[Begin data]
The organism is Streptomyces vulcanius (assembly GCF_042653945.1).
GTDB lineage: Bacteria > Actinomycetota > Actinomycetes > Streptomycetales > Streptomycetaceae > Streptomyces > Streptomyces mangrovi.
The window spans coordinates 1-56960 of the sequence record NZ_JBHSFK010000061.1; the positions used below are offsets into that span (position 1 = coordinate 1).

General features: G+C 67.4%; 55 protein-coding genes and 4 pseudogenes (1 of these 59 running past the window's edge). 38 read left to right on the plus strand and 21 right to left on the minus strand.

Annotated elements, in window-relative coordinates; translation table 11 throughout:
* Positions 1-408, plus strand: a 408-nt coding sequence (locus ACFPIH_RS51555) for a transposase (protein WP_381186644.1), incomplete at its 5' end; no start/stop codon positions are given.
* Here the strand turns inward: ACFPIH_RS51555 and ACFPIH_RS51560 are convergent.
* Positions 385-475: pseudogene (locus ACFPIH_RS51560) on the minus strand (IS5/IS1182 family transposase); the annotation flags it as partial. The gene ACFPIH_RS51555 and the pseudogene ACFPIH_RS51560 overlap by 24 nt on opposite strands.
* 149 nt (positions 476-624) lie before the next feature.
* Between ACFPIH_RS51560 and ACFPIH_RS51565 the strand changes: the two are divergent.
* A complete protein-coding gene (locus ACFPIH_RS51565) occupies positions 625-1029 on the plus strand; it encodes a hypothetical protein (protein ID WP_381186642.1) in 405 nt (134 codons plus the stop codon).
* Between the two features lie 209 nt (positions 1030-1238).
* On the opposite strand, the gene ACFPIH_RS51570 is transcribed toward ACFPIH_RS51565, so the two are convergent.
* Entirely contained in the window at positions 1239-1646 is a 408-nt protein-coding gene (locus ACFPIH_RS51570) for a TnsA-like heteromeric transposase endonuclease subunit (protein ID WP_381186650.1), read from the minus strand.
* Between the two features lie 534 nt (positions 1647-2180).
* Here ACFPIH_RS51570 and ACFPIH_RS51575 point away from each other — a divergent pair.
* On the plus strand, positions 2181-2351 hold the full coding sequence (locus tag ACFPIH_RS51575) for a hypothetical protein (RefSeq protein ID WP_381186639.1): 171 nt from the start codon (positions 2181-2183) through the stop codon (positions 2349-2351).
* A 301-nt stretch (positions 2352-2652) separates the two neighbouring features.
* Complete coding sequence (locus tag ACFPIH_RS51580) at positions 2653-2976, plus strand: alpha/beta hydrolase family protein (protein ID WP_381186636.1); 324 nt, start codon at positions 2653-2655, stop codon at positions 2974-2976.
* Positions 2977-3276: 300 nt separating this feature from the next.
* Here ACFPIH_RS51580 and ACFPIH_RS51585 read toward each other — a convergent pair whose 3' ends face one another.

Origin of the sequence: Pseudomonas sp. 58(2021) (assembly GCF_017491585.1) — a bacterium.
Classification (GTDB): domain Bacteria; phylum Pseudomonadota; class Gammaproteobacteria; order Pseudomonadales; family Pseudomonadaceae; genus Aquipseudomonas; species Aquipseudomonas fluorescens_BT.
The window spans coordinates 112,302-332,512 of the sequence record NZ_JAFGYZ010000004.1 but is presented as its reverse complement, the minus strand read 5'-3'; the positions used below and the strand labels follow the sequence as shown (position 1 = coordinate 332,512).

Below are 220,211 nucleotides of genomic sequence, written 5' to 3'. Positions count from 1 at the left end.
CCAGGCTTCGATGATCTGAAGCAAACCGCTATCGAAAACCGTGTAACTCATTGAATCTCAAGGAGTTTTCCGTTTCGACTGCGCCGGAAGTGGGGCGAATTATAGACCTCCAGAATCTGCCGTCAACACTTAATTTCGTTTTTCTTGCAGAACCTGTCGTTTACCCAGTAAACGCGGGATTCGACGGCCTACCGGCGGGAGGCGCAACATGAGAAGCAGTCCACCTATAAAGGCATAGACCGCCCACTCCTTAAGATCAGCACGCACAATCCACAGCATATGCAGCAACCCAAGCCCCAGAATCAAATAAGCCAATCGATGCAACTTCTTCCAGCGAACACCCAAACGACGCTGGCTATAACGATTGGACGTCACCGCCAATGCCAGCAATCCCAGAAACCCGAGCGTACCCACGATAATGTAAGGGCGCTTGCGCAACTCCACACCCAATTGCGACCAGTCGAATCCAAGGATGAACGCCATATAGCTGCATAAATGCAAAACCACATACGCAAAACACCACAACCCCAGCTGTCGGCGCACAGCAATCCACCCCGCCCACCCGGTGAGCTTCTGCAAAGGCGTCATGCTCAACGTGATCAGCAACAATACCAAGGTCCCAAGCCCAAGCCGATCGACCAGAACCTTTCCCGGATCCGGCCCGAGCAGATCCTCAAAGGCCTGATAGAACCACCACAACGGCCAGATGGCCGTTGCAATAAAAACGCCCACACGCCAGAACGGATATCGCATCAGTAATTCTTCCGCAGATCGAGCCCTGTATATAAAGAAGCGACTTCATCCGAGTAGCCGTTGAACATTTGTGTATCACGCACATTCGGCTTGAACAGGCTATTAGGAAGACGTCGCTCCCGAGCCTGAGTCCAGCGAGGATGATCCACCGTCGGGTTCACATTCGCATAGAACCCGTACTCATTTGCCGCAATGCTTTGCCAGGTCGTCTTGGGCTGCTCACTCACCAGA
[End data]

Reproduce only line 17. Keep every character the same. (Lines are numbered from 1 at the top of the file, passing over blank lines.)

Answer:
* On the plus strand, positions 2181-2351 hold the full coding sequence (locus tag ACFPIH_RS51575) for a hypothetical protein (RefSeq protein ID WP_381186639.1): 171 nt from the start codon (positions 2181-2183) through the stop codon (positions 2349-2351).